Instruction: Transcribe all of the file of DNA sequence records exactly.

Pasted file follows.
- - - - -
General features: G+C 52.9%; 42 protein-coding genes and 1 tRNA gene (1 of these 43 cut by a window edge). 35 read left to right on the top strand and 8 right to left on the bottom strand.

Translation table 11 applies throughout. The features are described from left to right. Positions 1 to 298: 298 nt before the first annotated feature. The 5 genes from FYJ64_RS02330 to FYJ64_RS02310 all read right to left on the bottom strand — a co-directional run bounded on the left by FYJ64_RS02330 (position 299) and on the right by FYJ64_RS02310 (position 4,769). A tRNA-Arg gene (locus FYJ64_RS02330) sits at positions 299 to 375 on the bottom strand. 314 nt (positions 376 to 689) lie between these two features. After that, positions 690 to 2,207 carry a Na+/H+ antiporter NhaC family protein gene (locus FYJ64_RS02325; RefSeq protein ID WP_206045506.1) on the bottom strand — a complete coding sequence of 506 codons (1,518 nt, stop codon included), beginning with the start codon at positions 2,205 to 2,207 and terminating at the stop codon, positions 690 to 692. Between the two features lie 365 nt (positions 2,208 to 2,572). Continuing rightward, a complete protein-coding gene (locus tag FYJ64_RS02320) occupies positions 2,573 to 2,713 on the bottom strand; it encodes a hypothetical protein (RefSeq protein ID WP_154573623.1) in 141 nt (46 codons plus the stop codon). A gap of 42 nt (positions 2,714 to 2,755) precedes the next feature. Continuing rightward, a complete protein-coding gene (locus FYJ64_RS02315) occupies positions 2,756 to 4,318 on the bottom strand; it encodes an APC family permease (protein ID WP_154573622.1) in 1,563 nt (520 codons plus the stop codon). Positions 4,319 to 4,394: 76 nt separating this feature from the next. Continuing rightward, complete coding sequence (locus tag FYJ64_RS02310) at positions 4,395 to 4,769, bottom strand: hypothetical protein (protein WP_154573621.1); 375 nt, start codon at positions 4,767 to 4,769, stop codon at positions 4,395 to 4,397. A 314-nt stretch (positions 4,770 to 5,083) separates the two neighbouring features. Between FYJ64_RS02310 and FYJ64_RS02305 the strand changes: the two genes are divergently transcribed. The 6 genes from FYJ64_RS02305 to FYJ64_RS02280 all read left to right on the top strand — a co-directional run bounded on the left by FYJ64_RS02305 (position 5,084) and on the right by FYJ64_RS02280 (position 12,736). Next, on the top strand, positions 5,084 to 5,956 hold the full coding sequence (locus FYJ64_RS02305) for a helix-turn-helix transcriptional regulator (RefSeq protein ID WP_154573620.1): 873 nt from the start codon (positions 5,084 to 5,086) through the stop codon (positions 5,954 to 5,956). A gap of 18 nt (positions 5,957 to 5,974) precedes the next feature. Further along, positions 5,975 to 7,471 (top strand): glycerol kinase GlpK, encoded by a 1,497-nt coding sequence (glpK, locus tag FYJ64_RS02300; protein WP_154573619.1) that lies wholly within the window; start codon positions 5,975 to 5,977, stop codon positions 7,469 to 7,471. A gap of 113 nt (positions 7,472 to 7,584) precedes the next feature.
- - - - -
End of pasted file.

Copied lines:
General features: G+C 52.9%; 42 protein-coding genes and 1 tRNA gene (1 of these 43 cut by a window edge). 35 read left to right on the top strand and 8 right to left on the bottom strand.

Translation table 11 applies throughout. The features are described from left to right. Positions 1 to 298: 298 nt before the first annotated feature. The 5 genes from FYJ64_RS02330 to FYJ64_RS02310 all read right to left on the bottom strand — a co-directional run bounded on the left by FYJ64_RS02330 (position 299) and on the right by FYJ64_RS02310 (position 4,769). A tRNA-Arg gene (locus FYJ64_RS02330) sits at positions 299 to 375 on the bottom strand. 314 nt (positions 376 to 689) lie between these two features. After that, positions 690 to 2,207 carry a Na+/H+ antiporter NhaC family protein gene (locus FYJ64_RS02325; RefSeq protein ID WP_206045506.1) on the bottom strand — a complete coding sequence of 506 codons (1,518 nt, stop codon included), beginning with the start codon at positions 2,205 to 2,207 and terminating at the stop codon, positions 690 to 692. Between the two features lie 365 nt (positions 2,208 to 2,572). Continuing rightward, a complete protein-coding gene (locus tag FYJ64_RS02320) occupies positions 2,573 to 2,713 on the bottom strand; it encodes a hypothetical protein (RefSeq protein ID WP_154573623.1) in 141 nt (46 codons plus the stop codon). A gap of 42 nt (positions 2,714 to 2,755) precedes the next feature. Continuing rightward, a complete protein-coding gene (locus FYJ64_RS02315) occupies positions 2,756 to 4,318 on the bottom strand; it encodes an APC family permease (protein ID WP_154573622.1) in 1,563 nt (520 codons plus the stop codon). Positions 4,319 to 4,394: 76 nt separating this feature from the next. Continuing rightward, complete coding sequence (locus tag FYJ64_RS02310) at positions 4,395 to 4,769, bottom strand: hypothetical protein (protein WP_154573621.1); 375 nt, start codon at positions 4,767 to 4,769, stop codon at positions 4,395 to 4,397. A 314-nt stretch (positions 4,770 to 5,083) separates the two neighbouring features. Between FYJ64_RS02310 and FYJ64_RS02305 the strand changes: the two genes are divergently transcribed. The 6 genes from FYJ64_RS02305 to FYJ64_RS02280 all read left to right on the top strand — a co-directional run bounded on the left by FYJ64_RS02305 (position 5,084) and on the right by FYJ64_RS02280 (position 12,736). Next, on the top strand, positions 5,084 to 5,956 hold the full coding sequence (locus FYJ64_RS02305) for a helix-turn-helix transcriptional regulator (RefSeq protein ID WP_154573620.1): 873 nt from the start codon (positions 5,084 to 5,086) through the stop codon (positions 5,954 to 5,956). A gap of 18 nt (positions 5,957 to 5,974) precedes the next feature. Further along, positions 5,975 to 7,471 (top strand): glycerol kinase GlpK, encoded by a 1,497-nt coding sequence (glpK, locus tag FYJ64_RS02300; protein WP_154573619.1) that lies wholly within the window; start codon positions 5,975 to 5,977, stop codon positions 7,469 to 7,471. A gap of 113 nt (positions 7,472 to 7,584) precedes the next feature.